Some of the finest ink drawing was created in the late 19th and early 20th centuries in response to the invention of the modern magazine. The popular new medium created a huge demand for black and white images in the years before reliable color printing. Just one of the new magazines, Life, employed an average of 25 different pen and ink illustrators each week.
A group of well known illustrators such as Charles Dana Gibson, James Montgomery Flagg, Joseph Clement Coll and Orson Lowell developed the craft of ink drawing for the new market. But there were dozens of other highly skilled, less remembered illustrators whose work for these magazines deserves attention.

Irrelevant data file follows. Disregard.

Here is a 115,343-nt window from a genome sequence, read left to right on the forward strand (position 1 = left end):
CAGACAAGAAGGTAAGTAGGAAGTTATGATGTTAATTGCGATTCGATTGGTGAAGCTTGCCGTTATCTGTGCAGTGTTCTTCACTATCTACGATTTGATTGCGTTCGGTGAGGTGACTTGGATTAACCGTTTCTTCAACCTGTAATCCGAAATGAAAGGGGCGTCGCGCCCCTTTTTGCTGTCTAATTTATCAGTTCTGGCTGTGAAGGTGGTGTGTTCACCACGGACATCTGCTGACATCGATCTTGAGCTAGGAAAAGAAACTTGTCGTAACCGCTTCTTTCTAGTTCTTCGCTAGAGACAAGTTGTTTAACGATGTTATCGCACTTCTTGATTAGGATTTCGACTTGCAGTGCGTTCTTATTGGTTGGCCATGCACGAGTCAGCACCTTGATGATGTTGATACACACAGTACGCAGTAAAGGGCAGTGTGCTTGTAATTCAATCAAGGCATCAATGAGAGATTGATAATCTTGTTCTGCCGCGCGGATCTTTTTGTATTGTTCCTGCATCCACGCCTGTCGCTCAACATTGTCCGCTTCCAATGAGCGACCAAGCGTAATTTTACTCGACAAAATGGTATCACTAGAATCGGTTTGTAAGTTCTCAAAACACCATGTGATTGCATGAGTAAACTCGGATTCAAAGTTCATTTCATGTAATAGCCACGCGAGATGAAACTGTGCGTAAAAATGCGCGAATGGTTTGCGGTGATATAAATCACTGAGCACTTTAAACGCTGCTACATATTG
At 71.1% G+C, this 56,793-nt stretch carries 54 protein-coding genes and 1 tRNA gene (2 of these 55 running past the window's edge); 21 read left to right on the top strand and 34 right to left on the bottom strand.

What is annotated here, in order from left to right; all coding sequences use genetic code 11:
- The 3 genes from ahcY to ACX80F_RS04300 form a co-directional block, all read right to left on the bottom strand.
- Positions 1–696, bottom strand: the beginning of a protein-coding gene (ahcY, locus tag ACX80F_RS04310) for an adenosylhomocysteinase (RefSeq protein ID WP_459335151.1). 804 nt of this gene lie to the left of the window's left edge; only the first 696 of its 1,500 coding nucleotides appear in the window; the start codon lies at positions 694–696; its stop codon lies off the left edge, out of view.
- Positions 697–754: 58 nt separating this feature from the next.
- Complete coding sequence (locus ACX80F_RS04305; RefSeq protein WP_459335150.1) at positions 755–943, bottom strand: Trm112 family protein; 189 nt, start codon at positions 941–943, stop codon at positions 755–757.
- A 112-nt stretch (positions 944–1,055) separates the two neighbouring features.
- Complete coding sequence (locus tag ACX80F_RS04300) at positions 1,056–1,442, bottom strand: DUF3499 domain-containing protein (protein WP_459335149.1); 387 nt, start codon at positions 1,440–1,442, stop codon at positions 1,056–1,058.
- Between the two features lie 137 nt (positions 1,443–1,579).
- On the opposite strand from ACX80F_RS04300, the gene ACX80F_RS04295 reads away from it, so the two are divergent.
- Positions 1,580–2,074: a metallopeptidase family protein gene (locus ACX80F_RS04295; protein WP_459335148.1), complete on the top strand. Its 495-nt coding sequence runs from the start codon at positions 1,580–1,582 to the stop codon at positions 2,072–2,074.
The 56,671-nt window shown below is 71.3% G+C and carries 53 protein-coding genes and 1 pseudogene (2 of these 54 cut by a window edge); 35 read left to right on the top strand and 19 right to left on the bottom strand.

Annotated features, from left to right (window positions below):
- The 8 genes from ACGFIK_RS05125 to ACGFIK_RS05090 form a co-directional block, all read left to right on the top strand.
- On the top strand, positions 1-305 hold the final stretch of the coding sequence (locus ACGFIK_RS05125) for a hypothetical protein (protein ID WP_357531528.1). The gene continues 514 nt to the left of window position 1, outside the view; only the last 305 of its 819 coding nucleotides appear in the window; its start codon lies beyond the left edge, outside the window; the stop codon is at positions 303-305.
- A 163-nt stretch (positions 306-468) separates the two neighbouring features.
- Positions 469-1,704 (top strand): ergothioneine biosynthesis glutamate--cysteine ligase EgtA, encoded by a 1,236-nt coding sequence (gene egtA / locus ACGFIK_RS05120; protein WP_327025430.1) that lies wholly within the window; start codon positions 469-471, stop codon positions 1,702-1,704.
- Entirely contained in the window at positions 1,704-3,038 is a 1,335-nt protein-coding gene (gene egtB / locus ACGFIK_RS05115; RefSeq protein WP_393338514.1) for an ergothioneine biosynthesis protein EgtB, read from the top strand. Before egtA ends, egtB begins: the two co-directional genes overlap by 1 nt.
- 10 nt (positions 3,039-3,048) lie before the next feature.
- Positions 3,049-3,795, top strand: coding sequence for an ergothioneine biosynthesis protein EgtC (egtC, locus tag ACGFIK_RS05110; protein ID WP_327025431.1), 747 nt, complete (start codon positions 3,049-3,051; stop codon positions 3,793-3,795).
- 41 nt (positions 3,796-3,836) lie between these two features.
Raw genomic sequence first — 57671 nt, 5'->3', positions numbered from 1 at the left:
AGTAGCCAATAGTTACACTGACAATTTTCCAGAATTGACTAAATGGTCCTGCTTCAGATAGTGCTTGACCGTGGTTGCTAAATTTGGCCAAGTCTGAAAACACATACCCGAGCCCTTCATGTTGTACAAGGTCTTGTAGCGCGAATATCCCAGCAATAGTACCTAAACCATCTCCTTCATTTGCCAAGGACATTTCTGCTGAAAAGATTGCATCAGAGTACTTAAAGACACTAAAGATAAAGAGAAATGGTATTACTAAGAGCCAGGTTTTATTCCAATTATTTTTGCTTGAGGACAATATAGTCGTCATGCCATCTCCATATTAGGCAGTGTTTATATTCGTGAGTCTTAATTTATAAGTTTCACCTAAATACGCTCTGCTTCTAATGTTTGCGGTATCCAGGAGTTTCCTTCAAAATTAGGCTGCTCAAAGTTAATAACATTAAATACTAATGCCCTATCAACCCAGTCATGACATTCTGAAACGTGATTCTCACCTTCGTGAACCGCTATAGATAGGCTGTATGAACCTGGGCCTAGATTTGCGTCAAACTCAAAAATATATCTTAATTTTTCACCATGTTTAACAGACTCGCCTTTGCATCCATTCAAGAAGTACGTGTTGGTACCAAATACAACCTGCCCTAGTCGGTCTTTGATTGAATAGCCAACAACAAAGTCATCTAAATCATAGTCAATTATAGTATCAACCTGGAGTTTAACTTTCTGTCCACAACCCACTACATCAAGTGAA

Frank Godwin is mostly known for his popular comic strip in the 1950s but back in the 1920s he was a regular contributor to Collier's magazine.
Look at how magazines were chock full of drawing back then.
Prior to the introduction of full color the highest medium of expression in these magazines was line work with pen, brush and ink. As usual, constraint inspires creativity.
A lot of excellent drawing is buried back in those archives.